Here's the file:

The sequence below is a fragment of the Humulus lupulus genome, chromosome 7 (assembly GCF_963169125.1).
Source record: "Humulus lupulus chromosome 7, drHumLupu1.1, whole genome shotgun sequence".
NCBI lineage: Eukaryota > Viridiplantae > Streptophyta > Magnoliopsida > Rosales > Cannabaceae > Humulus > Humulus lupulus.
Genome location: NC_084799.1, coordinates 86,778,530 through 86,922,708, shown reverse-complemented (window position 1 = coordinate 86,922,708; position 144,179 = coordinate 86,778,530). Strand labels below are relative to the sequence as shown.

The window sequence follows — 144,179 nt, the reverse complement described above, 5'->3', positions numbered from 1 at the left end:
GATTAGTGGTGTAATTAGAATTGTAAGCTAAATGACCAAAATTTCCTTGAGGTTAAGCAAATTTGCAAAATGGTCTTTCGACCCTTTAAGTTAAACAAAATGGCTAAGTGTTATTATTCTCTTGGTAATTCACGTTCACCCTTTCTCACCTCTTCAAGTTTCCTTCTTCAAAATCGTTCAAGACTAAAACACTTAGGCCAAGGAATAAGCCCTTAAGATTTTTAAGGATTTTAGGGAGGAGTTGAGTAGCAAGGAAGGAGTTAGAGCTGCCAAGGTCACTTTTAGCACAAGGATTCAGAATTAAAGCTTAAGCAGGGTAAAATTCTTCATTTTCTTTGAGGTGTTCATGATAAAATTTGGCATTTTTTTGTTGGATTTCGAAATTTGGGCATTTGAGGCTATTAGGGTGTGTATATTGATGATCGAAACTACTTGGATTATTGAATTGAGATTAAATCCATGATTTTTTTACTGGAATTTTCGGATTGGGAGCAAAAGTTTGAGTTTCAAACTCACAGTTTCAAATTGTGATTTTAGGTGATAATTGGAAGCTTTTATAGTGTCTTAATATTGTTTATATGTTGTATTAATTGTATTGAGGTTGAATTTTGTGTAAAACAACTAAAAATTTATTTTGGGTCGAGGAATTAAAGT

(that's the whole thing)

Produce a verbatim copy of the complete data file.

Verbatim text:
The sequence below is a fragment of the Humulus lupulus genome, chromosome 7 (assembly GCF_963169125.1).
Source record: "Humulus lupulus chromosome 7, drHumLupu1.1, whole genome shotgun sequence".
NCBI lineage: Eukaryota > Viridiplantae > Streptophyta > Magnoliopsida > Rosales > Cannabaceae > Humulus > Humulus lupulus.
Genome location: NC_084799.1, coordinates 86,778,530 through 86,922,708, shown reverse-complemented (window position 1 = coordinate 86,922,708; position 144,179 = coordinate 86,778,530). Strand labels below are relative to the sequence as shown.

The window sequence follows — 144,179 nt, the reverse complement described above, 5'->3', positions numbered from 1 at the left end:
GATTAGTGGTGTAATTAGAATTGTAAGCTAAATGACCAAAATTTCCTTGAGGTTAAGCAAATTTGCAAAATGGTCTTTCGACCCTTTAAGTTAAACAAAATGGCTAAGTGTTATTATTCTCTTGGTAATTCACGTTCACCCTTTCTCACCTCTTCAAGTTTCCTTCTTCAAAATCGTTCAAGACTAAAACACTTAGGCCAAGGAATAAGCCCTTAAGATTTTTAAGGATTTTAGGGAGGAGTTGAGTAGCAAGGAAGGAGTTAGAGCTGCCAAGGTCACTTTTAGCACAAGGATTCAGAATTAAAGCTTAAGCAGGGTAAAATTCTTCATTTTCTTTGAGGTGTTCATGATAAAATTTGGCATTTTTTTGTTGGATTTCGAAATTTGGGCATTTGAGGCTATTAGGGTGTGTATATTGATGATCGAAACTACTTGGATTATTGAATTGAGATTAAATCCATGATTTTTTTACTGGAATTTTCGGATTGGGAGCAAAAGTTTGAGTTTCAAACTCACAGTTTCAAATTGTGATTTTAGGTGATAATTGGAAGCTTTTATAGTGTCTTAATATTGTTTATATGTTGTATTAATTGTATTGAGGTTGAATTTTGTGTAAAACAACTAAAAATTTATTTTGGGTCGAGGAATTAAAGT